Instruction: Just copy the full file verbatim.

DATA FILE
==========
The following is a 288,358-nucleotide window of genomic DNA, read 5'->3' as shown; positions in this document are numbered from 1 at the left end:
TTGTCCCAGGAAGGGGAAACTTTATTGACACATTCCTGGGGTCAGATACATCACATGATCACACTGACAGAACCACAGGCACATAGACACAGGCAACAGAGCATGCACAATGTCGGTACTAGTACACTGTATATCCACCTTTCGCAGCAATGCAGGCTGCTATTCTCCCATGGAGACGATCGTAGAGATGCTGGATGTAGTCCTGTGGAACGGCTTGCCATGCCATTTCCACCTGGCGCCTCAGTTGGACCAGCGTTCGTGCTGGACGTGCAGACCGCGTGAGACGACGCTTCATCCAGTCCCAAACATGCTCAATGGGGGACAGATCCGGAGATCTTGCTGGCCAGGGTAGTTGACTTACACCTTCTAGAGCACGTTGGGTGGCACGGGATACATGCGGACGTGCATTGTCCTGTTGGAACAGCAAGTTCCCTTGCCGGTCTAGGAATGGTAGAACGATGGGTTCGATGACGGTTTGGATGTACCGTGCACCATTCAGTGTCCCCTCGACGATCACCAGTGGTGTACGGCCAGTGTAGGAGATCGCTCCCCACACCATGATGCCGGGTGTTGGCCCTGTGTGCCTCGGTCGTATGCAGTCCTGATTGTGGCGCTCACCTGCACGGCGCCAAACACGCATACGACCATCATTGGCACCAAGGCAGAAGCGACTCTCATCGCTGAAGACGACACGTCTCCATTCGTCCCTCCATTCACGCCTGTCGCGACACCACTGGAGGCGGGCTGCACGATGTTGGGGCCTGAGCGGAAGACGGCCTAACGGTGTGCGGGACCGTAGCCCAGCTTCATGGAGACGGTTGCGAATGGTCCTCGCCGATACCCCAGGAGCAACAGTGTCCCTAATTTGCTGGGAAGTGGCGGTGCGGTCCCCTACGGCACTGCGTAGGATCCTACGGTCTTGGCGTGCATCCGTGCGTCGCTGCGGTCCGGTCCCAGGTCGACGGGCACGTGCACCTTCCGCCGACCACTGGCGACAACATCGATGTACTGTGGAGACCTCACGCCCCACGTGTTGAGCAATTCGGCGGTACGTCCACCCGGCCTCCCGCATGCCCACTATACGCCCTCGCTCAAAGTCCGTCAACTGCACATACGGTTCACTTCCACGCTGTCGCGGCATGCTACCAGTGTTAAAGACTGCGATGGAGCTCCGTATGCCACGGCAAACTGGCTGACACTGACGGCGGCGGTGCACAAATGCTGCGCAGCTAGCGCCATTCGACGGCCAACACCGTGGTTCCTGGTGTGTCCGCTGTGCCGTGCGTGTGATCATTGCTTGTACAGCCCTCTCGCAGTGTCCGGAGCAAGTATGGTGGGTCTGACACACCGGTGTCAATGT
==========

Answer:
The following is a 288,358-nucleotide window of genomic DNA, read 5'->3' as shown; positions in this document are numbered from 1 at the left end:
TTGTCCCAGGAAGGGGAAACTTTATTGACACATTCCTGGGGTCAGATACATCACATGATCACACTGACAGAACCACAGGCACATAGACACAGGCAACAGAGCATGCACAATGTCGGTACTAGTACACTGTATATCCACCTTTCGCAGCAATGCAGGCTGCTATTCTCCCATGGAGACGATCGTAGAGATGCTGGATGTAGTCCTGTGGAACGGCTTGCCATGCCATTTCCACCTGGCGCCTCAGTTGGACCAGCGTTCGTGCTGGACGTGCAGACCGCGTGAGACGACGCTTCATCCAGTCCCAAACATGCTCAATGGGGGACAGATCCGGAGATCTTGCTGGCCAGGGTAGTTGACTTACACCTTCTAGAGCACGTTGGGTGGCACGGGATACATGCGGACGTGCATTGTCCTGTTGGAACAGCAAGTTCCCTTGCCGGTCTAGGAATGGTAGAACGATGGGTTCGATGACGGTTTGGATGTACCGTGCACCATTCAGTGTCCCCTCGACGATCACCAGTGGTGTACGGCCAGTGTAGGAGATCGCTCCCCACACCATGATGCCGGGTGTTGGCCCTGTGTGCCTCGGTCGTATGCAGTCCTGATTGTGGCGCTCACCTGCACGGCGCCAAACACGCATACGACCATCATTGGCACCAAGGCAGAAGCGACTCTCATCGCTGAAGACGACACGTCTCCATTCGTCCCTCCATTCACGCCTGTCGCGACACCACTGGAGGCGGGCTGCACGATGTTGGGGCCTGAGCGGAAGACGGCCTAACGGTGTGCGGGACCGTAGCCCAGCTTCATGGAGACGGTTGCGAATGGTCCTCGCCGATACCCCAGGAGCAACAGTGTCCCTAATTTGCTGGGAAGTGGCGGTGCGGTCCCCTACGGCACTGCGTAGGATCCTACGGTCTTGGCGTGCATCCGTGCGTCGCTGCGGTCCGGTCCCAGGTCGACGGGCACGTGCACCTTCCGCCGACCACTGGCGACAACATCGATGTACTGTGGAGACCTCACGCCCCACGTGTTGAGCAATTCGGCGGTACGTCCACCCGGCCTCCCGCATGCCCACTATACGCCCTCGCTCAAAGTCCGTCAACTGCACATACGGTTCACTTCCACGCTGTCGCGGCATGCTACCAGTGTTAAAGACTGCGATGGAGCTCCGTATGCCACGGCAAACTGGCTGACACTGACGGCGGCGGTGCACAAATGCTGCGCAGCTAGCGCCATTCGACGGCCAACACCGTGGTTCCTGGTGTGTCCGCTGTGCCGTGCGTGTGATCATTGCTTGTACAGCCCTCTCGCAGTGTCCGGAGCAAGTATGGTGGGTCTGACACACCGGTGTCAATGT